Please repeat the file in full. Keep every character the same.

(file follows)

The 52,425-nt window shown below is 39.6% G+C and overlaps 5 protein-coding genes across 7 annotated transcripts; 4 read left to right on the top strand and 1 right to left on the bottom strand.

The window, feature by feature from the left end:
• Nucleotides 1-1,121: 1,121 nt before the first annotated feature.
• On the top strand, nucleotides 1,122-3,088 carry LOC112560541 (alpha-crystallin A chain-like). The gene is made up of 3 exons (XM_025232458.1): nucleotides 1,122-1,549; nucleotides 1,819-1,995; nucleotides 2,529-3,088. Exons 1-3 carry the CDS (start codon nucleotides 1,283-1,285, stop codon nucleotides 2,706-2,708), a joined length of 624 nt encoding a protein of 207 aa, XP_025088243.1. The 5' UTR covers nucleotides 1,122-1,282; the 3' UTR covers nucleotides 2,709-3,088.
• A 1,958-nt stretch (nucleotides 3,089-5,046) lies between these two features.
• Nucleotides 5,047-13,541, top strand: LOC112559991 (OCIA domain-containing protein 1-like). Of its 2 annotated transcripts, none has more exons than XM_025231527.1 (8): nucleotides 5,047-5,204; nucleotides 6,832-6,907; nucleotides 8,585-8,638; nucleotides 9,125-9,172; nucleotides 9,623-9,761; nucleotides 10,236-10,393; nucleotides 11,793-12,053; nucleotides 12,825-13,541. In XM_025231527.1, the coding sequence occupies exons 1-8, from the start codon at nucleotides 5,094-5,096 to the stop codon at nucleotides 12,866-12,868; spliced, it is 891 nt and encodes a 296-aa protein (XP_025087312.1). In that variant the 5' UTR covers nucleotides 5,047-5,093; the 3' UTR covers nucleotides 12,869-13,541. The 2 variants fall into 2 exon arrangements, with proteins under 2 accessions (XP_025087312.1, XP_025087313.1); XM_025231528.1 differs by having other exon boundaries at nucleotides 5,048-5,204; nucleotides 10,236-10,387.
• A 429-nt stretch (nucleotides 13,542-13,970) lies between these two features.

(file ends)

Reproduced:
The 52,425-nt window shown below is 39.6% G+C and overlaps 5 protein-coding genes across 7 annotated transcripts; 4 read left to right on the top strand and 1 right to left on the bottom strand.

The window, feature by feature from the left end:
• Nucleotides 1-1,121: 1,121 nt before the first annotated feature.
• On the top strand, nucleotides 1,122-3,088 carry LOC112560541 (alpha-crystallin A chain-like). The gene is made up of 3 exons (XM_025232458.1): nucleotides 1,122-1,549; nucleotides 1,819-1,995; nucleotides 2,529-3,088. Exons 1-3 carry the CDS (start codon nucleotides 1,283-1,285, stop codon nucleotides 2,706-2,708), a joined length of 624 nt encoding a protein of 207 aa, XP_025088243.1. The 5' UTR covers nucleotides 1,122-1,282; the 3' UTR covers nucleotides 2,709-3,088.
• A 1,958-nt stretch (nucleotides 3,089-5,046) lies between these two features.
• Nucleotides 5,047-13,541, top strand: LOC112559991 (OCIA domain-containing protein 1-like). Of its 2 annotated transcripts, none has more exons than XM_025231527.1 (8): nucleotides 5,047-5,204; nucleotides 6,832-6,907; nucleotides 8,585-8,638; nucleotides 9,125-9,172; nucleotides 9,623-9,761; nucleotides 10,236-10,393; nucleotides 11,793-12,053; nucleotides 12,825-13,541. In XM_025231527.1, the coding sequence occupies exons 1-8, from the start codon at nucleotides 5,094-5,096 to the stop codon at nucleotides 12,866-12,868; spliced, it is 891 nt and encodes a 296-aa protein (XP_025087312.1). In that variant the 5' UTR covers nucleotides 5,047-5,093; the 3' UTR covers nucleotides 12,869-13,541. The 2 variants fall into 2 exon arrangements, with proteins under 2 accessions (XP_025087312.1, XP_025087313.1); XM_025231528.1 differs by having other exon boundaries at nucleotides 5,048-5,204; nucleotides 10,236-10,387.
• A 429-nt stretch (nucleotides 13,542-13,970) lies between these two features.